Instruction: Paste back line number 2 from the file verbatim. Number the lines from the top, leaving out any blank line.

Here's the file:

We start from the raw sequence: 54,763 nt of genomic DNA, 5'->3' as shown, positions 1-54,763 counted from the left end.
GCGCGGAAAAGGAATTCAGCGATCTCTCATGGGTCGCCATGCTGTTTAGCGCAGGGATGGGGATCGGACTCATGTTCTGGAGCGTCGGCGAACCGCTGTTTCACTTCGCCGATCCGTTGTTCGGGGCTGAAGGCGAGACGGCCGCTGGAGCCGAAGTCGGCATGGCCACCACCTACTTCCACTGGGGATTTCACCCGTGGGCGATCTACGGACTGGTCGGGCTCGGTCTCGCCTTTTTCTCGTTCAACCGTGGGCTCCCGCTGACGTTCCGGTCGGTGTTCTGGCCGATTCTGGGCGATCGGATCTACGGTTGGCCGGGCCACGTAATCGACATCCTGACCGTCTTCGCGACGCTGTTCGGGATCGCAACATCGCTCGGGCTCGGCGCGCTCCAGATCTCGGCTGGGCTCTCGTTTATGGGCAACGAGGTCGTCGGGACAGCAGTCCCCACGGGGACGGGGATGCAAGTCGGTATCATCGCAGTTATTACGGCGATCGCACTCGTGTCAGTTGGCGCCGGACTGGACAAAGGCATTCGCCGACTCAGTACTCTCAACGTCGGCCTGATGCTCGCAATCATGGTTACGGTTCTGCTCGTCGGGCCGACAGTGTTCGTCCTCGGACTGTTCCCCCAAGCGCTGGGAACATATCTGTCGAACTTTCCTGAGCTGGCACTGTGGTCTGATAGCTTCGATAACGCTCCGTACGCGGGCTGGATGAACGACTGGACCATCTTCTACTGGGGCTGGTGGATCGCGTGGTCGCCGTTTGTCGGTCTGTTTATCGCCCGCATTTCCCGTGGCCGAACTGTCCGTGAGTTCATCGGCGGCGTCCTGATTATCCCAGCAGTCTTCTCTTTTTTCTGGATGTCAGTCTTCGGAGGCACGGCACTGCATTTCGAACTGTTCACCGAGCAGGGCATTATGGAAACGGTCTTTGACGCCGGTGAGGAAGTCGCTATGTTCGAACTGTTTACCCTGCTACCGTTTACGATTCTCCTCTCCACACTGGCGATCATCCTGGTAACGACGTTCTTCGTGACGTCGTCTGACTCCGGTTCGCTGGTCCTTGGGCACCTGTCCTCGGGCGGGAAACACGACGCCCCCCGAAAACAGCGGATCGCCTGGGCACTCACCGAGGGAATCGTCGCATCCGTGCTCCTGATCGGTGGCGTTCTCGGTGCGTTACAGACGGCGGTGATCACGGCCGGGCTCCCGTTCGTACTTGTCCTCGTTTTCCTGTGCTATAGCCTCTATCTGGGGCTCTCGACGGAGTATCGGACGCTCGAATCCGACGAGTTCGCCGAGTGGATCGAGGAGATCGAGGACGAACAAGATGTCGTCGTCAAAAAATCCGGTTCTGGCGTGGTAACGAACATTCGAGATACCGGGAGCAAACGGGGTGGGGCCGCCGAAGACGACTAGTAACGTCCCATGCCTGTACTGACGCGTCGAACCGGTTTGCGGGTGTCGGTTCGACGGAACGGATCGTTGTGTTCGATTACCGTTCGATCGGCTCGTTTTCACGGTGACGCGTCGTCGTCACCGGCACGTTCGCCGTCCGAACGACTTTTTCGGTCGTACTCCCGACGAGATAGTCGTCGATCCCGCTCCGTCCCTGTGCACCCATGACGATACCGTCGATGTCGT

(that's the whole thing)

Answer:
GCGCGGAAAAGGAATTCAGCGATCTCTCATGGGTCGCCATGCTGTTTAGCGCAGGGATGGGGATCGGACTCATGTTCTGGAGCGTCGGCGAACCGCTGTTTCACTTCGCCGATCCGTTGTTCGGGGCTGAAGGCGAGACGGCCGCTGGAGCCGAAGTCGGCATGGCCACCACCTACTTCCACTGGGGATTTCACCCGTGGGCGATCTACGGACTGGTCGGGCTCGGTCTCGCCTTTTTCTCGTTCAACCGTGGGCTCCCGCTGACGTTCCGGTCGGTGTTCTGGCCGATTCTGGGCGATCGGATCTACGGTTGGCCGGGCCACGTAATCGACATCCTGACCGTCTTCGCGACGCTGTTCGGGATCGCAACATCGCTCGGGCTCGGCGCGCTCCAGATCTCGGCTGGGCTCTCGTTTATGGGCAACGAGGTCGTCGGGACAGCAGTCCCCACGGGGACGGGGATGCAAGTCGGTATCATCGCAGTTATTACGGCGATCGCACTCGTGTCAGTTGGCGCCGGACTGGACAAAGGCATTCGCCGACTCAGTACTCTCAACGTCGGCCTGATGCTCGCAATCATGGTTACGGTTCTGCTCGTCGGGCCGACAGTGTTCGTCCTCGGACTGTTCCCCCAAGCGCTGGGAACATATCTGTCGAACTTTCCTGAGCTGGCACTGTGGTCTGATAGCTTCGATAACGCTCCGTACGCGGGCTGGATGAACGACTGGACCATCTTCTACTGGGGCTGGTGGATCGCGTGGTCGCCGTTTGTCGGTCTGTTTATCGCCCGCATTTCCCGTGGCCGAACTGTCCGTGAGTTCATCGGCGGCGTCCTGATTATCCCAGCAGTCTTCTCTTTTTTCTGGATGTCAGTCTTCGGAGGCACGGCACTGCATTTCGAACTGTTCACCGAGCAGGGCATTATGGAAACGGTCTTTGACGCCGGTGAGGAAGTCGCTATGTTCGAACTGTTTACCCTGCTACCGTTTACGATTCTCCTCTCCACACTGGCGATCATCCTGGTAACGACGTTCTTCGTGACGTCGTCTGACTCCGGTTCGCTGGTCCTTGGGCACCTGTCCTCGGGCGGGAAACACGACGCCCCCCGAAAACAGCGGATCGCCTGGGCACTCACCGAGGGAATCGTCGCATCCGTGCTCCTGATCGGTGGCGTTCTCGGTGCGTTACAGACGGCGGTGATCACGGCCGGGCTCCCGTTCGTACTTGTCCTCGTTTTCCTGTGCTATAGCCTCTATCTGGGGCTCTCGACGGAGTATCGGACGCTCGAATCCGACGAGTTCGCCGAGTGGATCGAGGAGATCGAGGACGAACAAGATGTCGTCGTCAAAAAATCCGGTTCTGGCGTGGTAACGAACATTCGAGATACCGGGAGCAAACGGGGTGGGGCCGCCGAAGACGACTAGTAACGTCCCATGCCTGTACTGACGCGTCGAACCGGTTTGCGGGTGTCGGTTCGACGGAACGGATCGTTGTGTTCGATTACCGTTCGATCGGCTCGTTTTCACGGTGACGCGTCGTCGTCACCGGCACGTTCGCCGTCCGAACGACTTTTTCGGTCGTACTCCCGACGAGATAGTCGTCGATCCCGCTCCGTCCCTGTGCACCCATGACGATACCGTCGATGTCGT